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Bug 36283 - When a class method, pointed by id, returns float, it returns wrong value
Summary: When a class method, pointed by id, returns float, it returns wrong value
Status: RESOLVED INVALID
Alias: None
Product: gcc
Classification: Unclassified
Component: objc (show other bugs)
Version: 3.4.5
: P3 normal
Target Milestone: ---
Assignee: Not yet assigned to anyone
URL:
Keywords:
Depends on:
Blocks:
 
Reported: 2008-05-20 20:44 UTC by JongAm Park
Modified: 2008-12-28 21:38 UTC (History)
1 user (show)

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Description JongAm Park 2008-05-20 20:44:47 UTC
(I don't know if this happens only to gcc 3.4.5 from the MingW and if it was solved already in newer versions.)

I made two classes inherited from a common parent class in Objective-C.
The two children classes have methods, "- (float) data" and "- (int) data" respectively. They are for returning data value contained in each classes, or more accurately, their class instances.

I would like to show a code example.
@implementation GFloat : Generics
- (id) add:(id) aVal
{
    float value, value2;
    int value3;
    
    value = [aVal data]; // This can't return a float value in "aVal" correctly.
    
    value2 = returnFloat(); // C function returns a float value correctly.
    value3 = returnInt();   // C function returns a int value correctly.
    
    printf("%f, %f and %d\n", value, value2, value3);
    
   ....

The method, "add", takes the aVal as an id type.
By sending "data" message to aVal, it calls GFloat's data method successfully.
So, inside of the data method/message, correct data value is fetched and returned. However, from the caller's line, which is shown above, the returned value is something other than what the "data" message returned.

When the aVal is casted to (GFloat *), its returned value is correct.

Is it weird because it returns wrong value although correct method is called.

I would like to test the code at home with my MacOS X machine.
Comment 1 Andrew Pinski 2008-05-20 21:02:58 UTC
Actually I don't think this is a bug.  What is happening is the id is a generic class type so the compiler needs to decide at compile time what the type is being returned.  In this case it decides on the one the user did not want.  The cast will chose the correct one.  Now at runtime is selects the correct type but of course by the time you get there it is already messed up.

-- Pinski
Comment 2 Andrew Pinski 2008-05-20 21:05:51 UTC
Try using -Wstrict-selector-match and see what you get.
Comment 3 JongAm Park 2008-05-21 02:57:09 UTC
(In reply to comment #2)
> Try using -Wstrict-selector-match and see what you get.
> 

I will try that. Thanks.
Comment 4 JongAm Park 2008-05-21 03:00:20 UTC
(In reply to comment #1)
> Actually I don't think this is a bug.  What is happening is the id is a generic
> class type so the compiler needs to decide at compile time what the type is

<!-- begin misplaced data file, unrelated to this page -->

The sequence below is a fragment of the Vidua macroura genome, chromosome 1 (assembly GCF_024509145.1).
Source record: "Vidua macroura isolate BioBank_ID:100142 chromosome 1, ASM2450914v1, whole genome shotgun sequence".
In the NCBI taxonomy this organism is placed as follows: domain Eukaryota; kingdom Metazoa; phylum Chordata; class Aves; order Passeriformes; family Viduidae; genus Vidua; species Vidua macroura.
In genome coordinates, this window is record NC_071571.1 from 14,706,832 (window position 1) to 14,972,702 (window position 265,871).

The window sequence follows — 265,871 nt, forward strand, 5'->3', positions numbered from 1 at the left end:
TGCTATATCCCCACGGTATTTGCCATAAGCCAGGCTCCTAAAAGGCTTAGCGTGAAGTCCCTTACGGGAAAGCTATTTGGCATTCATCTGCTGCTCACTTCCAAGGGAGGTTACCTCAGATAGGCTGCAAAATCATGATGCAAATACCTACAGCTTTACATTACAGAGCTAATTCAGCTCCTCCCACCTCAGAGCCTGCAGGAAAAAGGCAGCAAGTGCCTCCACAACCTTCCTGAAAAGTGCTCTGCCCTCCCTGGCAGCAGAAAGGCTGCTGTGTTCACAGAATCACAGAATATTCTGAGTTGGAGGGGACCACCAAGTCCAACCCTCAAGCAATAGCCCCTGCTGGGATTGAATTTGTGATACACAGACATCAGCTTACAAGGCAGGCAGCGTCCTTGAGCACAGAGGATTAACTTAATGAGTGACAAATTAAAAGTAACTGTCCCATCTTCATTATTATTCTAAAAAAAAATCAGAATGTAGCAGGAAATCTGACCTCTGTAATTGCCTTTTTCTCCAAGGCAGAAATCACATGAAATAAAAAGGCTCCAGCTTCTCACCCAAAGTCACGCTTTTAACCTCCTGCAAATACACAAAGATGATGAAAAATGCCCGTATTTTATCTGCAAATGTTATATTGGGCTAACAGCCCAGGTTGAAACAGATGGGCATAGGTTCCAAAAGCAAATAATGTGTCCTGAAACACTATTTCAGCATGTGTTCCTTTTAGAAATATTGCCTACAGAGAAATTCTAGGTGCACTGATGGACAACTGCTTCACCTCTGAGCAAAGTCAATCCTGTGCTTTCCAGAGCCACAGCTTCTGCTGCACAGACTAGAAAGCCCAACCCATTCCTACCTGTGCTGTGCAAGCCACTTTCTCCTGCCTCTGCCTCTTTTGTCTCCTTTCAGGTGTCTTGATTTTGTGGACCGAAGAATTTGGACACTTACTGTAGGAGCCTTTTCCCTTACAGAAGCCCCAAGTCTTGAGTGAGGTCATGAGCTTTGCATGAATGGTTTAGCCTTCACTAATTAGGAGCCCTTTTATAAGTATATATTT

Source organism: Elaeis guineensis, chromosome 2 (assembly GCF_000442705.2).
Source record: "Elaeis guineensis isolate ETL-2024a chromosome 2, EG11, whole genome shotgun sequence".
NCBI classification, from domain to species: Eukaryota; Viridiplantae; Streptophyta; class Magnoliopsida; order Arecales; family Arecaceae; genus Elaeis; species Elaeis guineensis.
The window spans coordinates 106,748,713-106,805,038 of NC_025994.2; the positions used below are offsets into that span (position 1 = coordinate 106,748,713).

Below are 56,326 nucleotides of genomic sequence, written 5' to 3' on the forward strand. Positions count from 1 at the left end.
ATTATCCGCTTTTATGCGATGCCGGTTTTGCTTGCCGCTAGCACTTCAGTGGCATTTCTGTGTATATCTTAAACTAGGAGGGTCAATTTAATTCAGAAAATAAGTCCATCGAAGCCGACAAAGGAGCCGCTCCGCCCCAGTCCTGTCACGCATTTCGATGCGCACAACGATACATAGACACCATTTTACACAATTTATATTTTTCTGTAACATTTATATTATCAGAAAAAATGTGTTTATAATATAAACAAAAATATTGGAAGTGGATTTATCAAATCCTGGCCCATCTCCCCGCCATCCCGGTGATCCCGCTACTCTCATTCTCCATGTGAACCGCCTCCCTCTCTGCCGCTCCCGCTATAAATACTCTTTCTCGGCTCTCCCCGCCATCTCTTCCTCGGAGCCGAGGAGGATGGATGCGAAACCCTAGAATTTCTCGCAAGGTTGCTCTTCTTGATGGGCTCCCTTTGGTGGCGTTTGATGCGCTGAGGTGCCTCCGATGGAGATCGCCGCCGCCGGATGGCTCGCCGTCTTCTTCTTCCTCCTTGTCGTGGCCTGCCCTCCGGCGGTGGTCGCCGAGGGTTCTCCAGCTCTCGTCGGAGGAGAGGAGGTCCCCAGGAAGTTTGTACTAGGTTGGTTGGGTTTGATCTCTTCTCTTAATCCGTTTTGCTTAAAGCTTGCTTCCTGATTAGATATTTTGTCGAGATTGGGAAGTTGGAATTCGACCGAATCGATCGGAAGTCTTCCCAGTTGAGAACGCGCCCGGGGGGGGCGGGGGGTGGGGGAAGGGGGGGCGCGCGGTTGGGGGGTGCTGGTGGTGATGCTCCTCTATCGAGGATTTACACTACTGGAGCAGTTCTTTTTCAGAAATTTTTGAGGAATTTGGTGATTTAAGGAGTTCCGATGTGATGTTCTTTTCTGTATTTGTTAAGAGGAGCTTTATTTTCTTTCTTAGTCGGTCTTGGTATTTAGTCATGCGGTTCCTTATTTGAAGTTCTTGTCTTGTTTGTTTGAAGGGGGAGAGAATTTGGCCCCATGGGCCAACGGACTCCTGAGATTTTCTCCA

> being returned.  In this case it decides on the one the user did not want.  The
> cast will chose the correct one.  Now at runtime is selects the correct type
> but of course by the time you get there it is already messed up.
> 
> -- Pinski
> 

That was my first idea. So, that is why I tested if correct method is called, and it returns things correctly. Once it knows what value to return and through which register, I guess it means just the interpretation of the returned data.
So, I tried casting the returned value to float. But it didn't fix the problem. The only way to fix it is to cast the pointer to the object of which method is called.

Comment 5 JongAm Park 2008-05-21 04:40:30 UTC
I tried it on my MacBook with 4.0.1 version of gcc. ( provided by Apple Inc. )

- (void)add:(id)valObj
{
	float temp_value;

// If I cast this way	
	temp_value = (float)[valObj value]; // I changed "data" to "value", to see if I had misfortune in choosing message name.

// it displays a message, "error:pointer value used where a floating point value was expected.
It seems to me that it means the return value by sending message "value" is recognized as a pointer.

// If I cast this way
temp_value = [(GFloat *)valObj value];

It compiles without any problem and returns correct value.

So, does it mean that we can't rely on the returned value when using id?

By the way, the Objective-C programming language manual from Apple describes :

Return and Argument Types
In general, methods in different classes that have the same selector (the same name) must also share the same return and argument types. This constraint is imposed by the compiler to allow dynamic binding. Because the class of a message receiver (and therefore class-specific details about the method it’s asked to perform), can’t be known at compile time, the compiler must treat all methods with the same name alike. When it prepares information on method return and argument types for the runtime system, it creates just one method description for each method selector.

Then... wouldn't it be better to present error message in the case of my test code?
Because the return type of the same message of GInt, and GFloat are different, i.e. int and float, respectively, it violates the explanation above. Instead of allowing the compilation, it would be good to prevent compilation or somewhat better error message.
Comment 6 JongAm Park 2008-05-21 14:57:00 UTC
(In reply to comment #2)
> Try using -Wstrict-selector-match and see what you get.
> 

The gcc 3.4.5 came from the MingW doesn't recognize the flag.
And even without it, it warns multiply declared methods.
Comment 7 Andrew Pinski 2008-12-28 21:38:19 UTC
THis is not a bug as explained, the compiler needs to decide what kind of method needs to be called including the return value.  So the compiler is guess it returns an int instead of the float one.